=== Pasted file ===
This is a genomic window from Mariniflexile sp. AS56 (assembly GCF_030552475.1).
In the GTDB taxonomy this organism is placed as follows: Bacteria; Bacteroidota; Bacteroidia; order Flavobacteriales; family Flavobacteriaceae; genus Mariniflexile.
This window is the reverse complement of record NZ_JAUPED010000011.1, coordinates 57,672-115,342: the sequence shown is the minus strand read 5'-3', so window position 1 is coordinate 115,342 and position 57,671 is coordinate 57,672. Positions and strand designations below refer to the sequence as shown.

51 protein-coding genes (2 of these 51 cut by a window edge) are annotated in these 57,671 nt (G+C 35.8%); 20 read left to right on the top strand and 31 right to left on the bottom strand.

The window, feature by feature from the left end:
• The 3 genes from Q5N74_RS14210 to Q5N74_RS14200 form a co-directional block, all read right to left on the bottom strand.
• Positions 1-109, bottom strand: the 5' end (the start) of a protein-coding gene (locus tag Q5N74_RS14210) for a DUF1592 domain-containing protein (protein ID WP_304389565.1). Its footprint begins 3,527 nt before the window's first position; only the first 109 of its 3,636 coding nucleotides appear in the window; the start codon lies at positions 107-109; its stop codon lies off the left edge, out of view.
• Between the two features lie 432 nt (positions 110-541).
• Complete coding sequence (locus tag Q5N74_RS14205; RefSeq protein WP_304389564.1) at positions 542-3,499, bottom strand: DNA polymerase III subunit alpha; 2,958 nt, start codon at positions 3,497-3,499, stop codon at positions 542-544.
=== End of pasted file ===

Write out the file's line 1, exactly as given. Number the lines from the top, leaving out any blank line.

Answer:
This is a genomic window from Mariniflexile sp. AS56 (assembly GCF_030552475.1).